Hidden away in the Laos countryside, a short drive away from Luang Prabang lays the beautiful Kuang Si Waterfalls. With it’s mystic pools of blue water, enchanting waterfalls, easy hikes and beautiful views, Kuang Si Waterfalls is the sparkling gem of northern Laos and a paradise for travelling families.
When it comes to travelling with young children in tow, we think it is important to get away from the hustle and bustle and step back into nature from time to time. So a day trip to Kuang Si waterfalls was an absolute must visit while in Luang Prabang. We try to do as much of our adventuring as we can independently, mainly because it’s easier to travel with young children when having the flexibility of our own schedule. With the streets of Luang Prabang lined with tuk tuks, it was really easy brokering a deal with a driver and arranging a trip independently, with hotel pick up.
On arrival we found ourselves on a street lined with street food vendors and shops selling tourist souvenirs. We made our way along the street and came to the entrance of the Kuang Si Waterfalls. We paid our entrance fee 20, 000 kip (approximately £1.70) and found ourselves at Tat Kuang Si Bear Rescue Centre, which is located on the same ground as the waterfalls and is run by Free the Bears.
The Kuang Si Bear Rescue Centre is a wonderful sanctuary for bears that have been rescued from illegal poaching and a life of torment. Bears in this region are poached from the wild using cruel trapping methods, before being transported to a small cage, where they will spend the rest of their lives having bile regularly taken from them for traditional medicines.
We are trying to visit a number of different conservation efforts during our travels, so this was a lovely place to stumble upon unexpectedly. The boys loved watching the bears playing together and it was a great place to help explain to them about conservation and why projects like this are important.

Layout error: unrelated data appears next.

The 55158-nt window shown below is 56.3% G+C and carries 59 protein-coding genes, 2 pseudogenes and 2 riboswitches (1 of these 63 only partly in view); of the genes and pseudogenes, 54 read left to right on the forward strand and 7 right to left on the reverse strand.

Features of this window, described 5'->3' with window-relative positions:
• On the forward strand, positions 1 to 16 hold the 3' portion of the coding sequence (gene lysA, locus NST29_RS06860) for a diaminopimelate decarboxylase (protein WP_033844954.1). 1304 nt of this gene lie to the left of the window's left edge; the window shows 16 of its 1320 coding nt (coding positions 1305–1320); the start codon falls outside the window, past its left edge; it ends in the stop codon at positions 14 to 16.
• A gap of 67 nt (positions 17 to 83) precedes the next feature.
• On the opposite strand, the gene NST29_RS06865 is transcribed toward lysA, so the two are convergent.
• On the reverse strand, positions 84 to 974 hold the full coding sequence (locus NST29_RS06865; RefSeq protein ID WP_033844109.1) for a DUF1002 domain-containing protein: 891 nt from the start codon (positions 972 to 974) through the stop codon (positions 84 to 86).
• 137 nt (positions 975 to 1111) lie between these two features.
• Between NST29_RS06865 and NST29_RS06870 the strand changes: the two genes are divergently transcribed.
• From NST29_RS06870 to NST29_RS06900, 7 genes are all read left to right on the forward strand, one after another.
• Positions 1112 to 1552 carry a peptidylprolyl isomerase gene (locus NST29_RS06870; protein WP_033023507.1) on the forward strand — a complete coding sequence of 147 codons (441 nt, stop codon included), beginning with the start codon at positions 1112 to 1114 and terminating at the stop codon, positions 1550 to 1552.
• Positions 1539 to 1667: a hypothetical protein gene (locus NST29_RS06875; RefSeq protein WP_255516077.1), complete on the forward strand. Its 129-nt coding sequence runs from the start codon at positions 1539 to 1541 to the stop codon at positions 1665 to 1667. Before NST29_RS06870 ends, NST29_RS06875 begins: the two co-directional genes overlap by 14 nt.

A short walk down a well trodden path from the Bear Rescue Centre, are the first of the Kuang Si Waterfalls. There is something amazing and almost mystical about first stepping into the clearing. We stood for a moment at the sloping banks, taking in the scene before us. The vibrant blue waters tumbled down the first, small waterfall that lay beneath a wooden bridge crossing into the forest on the other side of the lagoon.
After a while, Bear wanted to play pooh sticks. So we found some leaves and walked halfway across the bridge. On the count of three, we dropped our leaves from the bridge and raced to the other side to see which leaf had made it under the bridge the quickest. It can be so easy to get caught up in seeing everything while travelling to new places, but we love to stop and take in ordinary moments in the most extraordinary places during our travels.
We continued up the path, regularly coming across more enchanting pools of water and larger, more fascinating waterfalls. Eventually we reached ‘the waterfall’. It towered above it’s surrounding landscape and the visitors that had journeyed from all over the globe to see it.
This is where we learned about the myth of Kuang Si and the golden deer. According to local legend, the Kuang Si Waterfalls were formed when a wise old man dug deep into the earth to reveal the waters beneath.
After the waters came to Kuang Si, a beautiful golden deer made it’s home under the big rock that protruded from the falls. The sound of the water falling onto the rock created an enchanting echo, drawing people to the waterfall from as far away as China.
Unfortunately the large rock from the legend is no longer at the Kuang Si Waterfalls as it fell during an earthquake in 2001, but the myth continues to enchant the many people who visit the waterfalls each year.
Visiting places like Kuang Si Waterfalls and learning about the legends, is a great way of opening up conversations with the boys about myths, legends and folklore. I always find it fascinating how words crafted into stories can be so powerful, that they are passed down through the generations and are still being told today. It just goes to show that words hold amazing power and that is perhaps the the most unexpected lesson we took away from Kuang Si Waterfalls.